Recent graduates who are saddled with student debt and want to get on the property ladder will have to earn roughly one-third more annually (or $8,969 more, on average) than those who are debt-free, according to new research from real-estate website RealtyTrac.
To reach that figure, RealtyTrac took the median home price for each state and county, and calculated the minimum amount of income that would be needed to qualify for a loan to buy a house at that price. (RealtyTrac assumed a 20% down payment and a 4.13% 30-year fixed loan with a maximum debt-to-income ratio of 43%, which is the maximum ratio for a “qualified mortgage” under Consumer Financial Protection Bureau rules).
“To overcome the additional debt from student loans, indebted college graduates need to make more income than college graduates without student loans to be able to afford a home,” says Daren Blomquist, vice-president at RealtyTrac.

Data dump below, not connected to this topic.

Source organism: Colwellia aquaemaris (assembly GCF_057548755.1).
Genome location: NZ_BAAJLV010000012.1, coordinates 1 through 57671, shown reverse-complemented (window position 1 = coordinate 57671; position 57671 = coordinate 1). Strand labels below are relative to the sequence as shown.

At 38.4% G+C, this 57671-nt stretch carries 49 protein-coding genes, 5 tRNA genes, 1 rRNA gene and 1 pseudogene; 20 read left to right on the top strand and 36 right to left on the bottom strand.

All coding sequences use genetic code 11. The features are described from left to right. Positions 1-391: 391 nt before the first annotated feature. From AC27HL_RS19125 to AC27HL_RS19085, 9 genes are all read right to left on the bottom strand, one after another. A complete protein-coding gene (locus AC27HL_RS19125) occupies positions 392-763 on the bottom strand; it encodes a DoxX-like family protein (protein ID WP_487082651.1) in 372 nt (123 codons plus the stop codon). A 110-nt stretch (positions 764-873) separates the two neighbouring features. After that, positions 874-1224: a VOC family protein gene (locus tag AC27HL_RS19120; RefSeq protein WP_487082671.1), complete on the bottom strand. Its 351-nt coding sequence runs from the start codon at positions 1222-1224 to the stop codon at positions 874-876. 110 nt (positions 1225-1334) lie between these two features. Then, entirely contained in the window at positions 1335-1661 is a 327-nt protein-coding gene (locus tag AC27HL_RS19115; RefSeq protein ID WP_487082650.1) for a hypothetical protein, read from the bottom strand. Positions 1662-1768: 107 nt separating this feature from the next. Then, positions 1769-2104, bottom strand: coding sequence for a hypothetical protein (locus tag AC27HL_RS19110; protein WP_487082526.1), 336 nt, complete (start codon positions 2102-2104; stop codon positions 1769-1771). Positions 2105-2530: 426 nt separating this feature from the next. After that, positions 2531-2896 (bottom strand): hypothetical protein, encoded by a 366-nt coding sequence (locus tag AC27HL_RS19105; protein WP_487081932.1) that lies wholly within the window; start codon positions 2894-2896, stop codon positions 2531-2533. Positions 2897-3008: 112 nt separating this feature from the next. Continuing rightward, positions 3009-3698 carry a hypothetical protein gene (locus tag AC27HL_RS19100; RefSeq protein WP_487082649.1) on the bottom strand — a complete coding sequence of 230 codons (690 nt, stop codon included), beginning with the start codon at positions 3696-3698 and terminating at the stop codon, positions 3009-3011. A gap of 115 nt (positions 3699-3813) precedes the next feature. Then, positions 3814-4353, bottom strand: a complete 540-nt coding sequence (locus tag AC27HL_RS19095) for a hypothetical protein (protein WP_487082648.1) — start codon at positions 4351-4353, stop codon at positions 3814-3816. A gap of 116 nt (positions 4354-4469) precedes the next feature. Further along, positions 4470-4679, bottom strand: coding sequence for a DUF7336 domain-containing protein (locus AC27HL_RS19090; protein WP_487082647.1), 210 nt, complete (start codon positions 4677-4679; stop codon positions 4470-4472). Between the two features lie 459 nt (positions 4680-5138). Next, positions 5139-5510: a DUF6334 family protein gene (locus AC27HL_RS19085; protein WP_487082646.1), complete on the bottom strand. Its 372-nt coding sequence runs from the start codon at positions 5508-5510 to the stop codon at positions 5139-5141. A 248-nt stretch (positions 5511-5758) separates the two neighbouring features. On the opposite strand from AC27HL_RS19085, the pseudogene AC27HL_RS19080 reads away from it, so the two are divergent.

Of course, this also depends on where the student lives. “The average student loan debt varies from state to state and, somewhat counterintuitively, some of the most expensive states for housing also have the lowest average student loan debt,” Blomquist explains. California has one of the lowest levels of student loan debt, for example, but also some of the highest house prices in the country.